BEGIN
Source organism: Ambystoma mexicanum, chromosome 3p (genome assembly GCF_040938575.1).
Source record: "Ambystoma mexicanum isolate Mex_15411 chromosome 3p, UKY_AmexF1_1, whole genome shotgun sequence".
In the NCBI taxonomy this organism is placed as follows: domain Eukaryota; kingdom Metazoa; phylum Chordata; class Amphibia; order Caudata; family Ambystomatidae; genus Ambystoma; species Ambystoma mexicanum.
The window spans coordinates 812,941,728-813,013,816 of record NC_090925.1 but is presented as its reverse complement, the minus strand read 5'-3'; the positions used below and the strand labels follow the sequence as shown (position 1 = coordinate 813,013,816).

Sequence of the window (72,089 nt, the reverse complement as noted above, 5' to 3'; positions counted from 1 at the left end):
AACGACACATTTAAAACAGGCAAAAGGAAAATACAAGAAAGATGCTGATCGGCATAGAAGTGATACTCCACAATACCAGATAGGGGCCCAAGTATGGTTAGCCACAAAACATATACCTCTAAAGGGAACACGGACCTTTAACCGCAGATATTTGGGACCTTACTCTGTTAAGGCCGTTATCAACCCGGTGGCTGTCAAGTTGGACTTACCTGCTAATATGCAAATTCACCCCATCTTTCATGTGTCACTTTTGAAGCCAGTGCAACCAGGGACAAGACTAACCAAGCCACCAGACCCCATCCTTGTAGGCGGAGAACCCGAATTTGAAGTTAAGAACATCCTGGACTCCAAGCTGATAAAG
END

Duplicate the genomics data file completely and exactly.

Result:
Source organism: Ambystoma mexicanum, chromosome 3p (genome assembly GCF_040938575.1).
Source record: "Ambystoma mexicanum isolate Mex_15411 chromosome 3p, UKY_AmexF1_1, whole genome shotgun sequence".
In the NCBI taxonomy this organism is placed as follows: domain Eukaryota; kingdom Metazoa; phylum Chordata; class Amphibia; order Caudata; family Ambystomatidae; genus Ambystoma; species Ambystoma mexicanum.
The window spans coordinates 812,941,728-813,013,816 of record NC_090925.1 but is presented as its reverse complement, the minus strand read 5'-3'; the positions used below and the strand labels follow the sequence as shown (position 1 = coordinate 813,013,816).

Sequence of the window (72,089 nt, the reverse complement as noted above, 5' to 3'; positions counted from 1 at the left end):
AACGACACATTTAAAACAGGCAAAAGGAAAATACAAGAAAGATGCTGATCGGCATAGAAGTGATACTCCACAATACCAGATAGGGGCCCAAGTATGGTTAGCCACAAAACATATACCTCTAAAGGGAACACGGACCTTTAACCGCAGATATTTGGGACCTTACTCTGTTAAGGCCGTTATCAACCCGGTGGCTGTCAAGTTGGACTTACCTGCTAATATGCAAATTCACCCCATCTTTCATGTGTCACTTTTGAAGCCAGTGCAACCAGGGACAAGACTAACCAAGCCACCAGACCCCATCCTTGTAGGCGGAGAACCCGAATTTGAAGTTAAGAACATCCTGGACTCCAAGCTGATAAAG